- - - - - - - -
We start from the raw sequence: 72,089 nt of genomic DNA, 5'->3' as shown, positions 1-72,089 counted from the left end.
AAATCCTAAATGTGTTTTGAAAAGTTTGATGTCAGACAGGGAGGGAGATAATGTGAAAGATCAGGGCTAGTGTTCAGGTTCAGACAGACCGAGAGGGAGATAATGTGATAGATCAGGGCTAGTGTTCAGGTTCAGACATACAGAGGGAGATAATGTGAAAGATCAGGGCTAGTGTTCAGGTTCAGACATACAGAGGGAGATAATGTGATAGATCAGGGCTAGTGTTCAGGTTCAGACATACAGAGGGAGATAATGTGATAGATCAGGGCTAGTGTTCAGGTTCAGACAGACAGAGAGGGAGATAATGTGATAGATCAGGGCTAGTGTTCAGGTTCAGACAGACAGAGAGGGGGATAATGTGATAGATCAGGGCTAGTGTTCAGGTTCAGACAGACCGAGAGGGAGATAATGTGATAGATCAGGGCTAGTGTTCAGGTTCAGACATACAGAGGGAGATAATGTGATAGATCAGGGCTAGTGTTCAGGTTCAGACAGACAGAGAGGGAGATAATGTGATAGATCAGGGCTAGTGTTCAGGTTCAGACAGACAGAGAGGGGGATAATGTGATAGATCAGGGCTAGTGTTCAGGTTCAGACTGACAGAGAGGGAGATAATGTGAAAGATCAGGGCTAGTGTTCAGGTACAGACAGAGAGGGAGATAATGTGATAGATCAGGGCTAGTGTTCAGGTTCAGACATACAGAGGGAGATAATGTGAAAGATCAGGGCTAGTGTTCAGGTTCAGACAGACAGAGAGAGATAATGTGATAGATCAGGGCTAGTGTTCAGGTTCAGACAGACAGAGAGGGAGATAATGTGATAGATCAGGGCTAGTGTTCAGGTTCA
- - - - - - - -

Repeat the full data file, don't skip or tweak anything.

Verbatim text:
We start from the raw sequence: 72,089 nt of genomic DNA, 5'->3' as shown, positions 1-72,089 counted from the left end.
AAATCCTAAATGTGTTTTGAAAAGTTTGATGTCAGACAGGGAGGGAGATAATGTGAAAGATCAGGGCTAGTGTTCAGGTTCAGACAGACCGAGAGGGAGATAATGTGATAGATCAGGGCTAGTGTTCAGGTTCAGACATACAGAGGGAGATAATGTGAAAGATCAGGGCTAGTGTTCAGGTTCAGACATACAGAGGGAGATAATGTGATAGATCAGGGCTAGTGTTCAGGTTCAGACATACAGAGGGAGATAATGTGATAGATCAGGGCTAGTGTTCAGGTTCAGACAGACAGAGAGGGAGATAATGTGATAGATCAGGGCTAGTGTTCAGGTTCAGACAGACAGAGAGGGGGATAATGTGATAGATCAGGGCTAGTGTTCAGGTTCAGACAGACCGAGAGGGAGATAATGTGATAGATCAGGGCTAGTGTTCAGGTTCAGACATACAGAGGGAGATAATGTGATAGATCAGGGCTAGTGTTCAGGTTCAGACAGACAGAGAGGGAGATAATGTGATAGATCAGGGCTAGTGTTCAGGTTCAGACAGACAGAGAGGGGGATAATGTGATAGATCAGGGCTAGTGTTCAGGTTCAGACTGACAGAGAGGGAGATAATGTGAAAGATCAGGGCTAGTGTTCAGGTACAGACAGAGAGGGAGATAATGTGATAGATCAGGGCTAGTGTTCAGGTTCAGACATACAGAGGGAGATAATGTGAAAGATCAGGGCTAGTGTTCAGGTTCAGACAGACAGAGAGAGATAATGTGATAGATCAGGGCTAGTGTTCAGGTTCAGACAGACAGAGAGGGAGATAATGTGATAGATCAGGGCTAGTGTTCAGGTTCA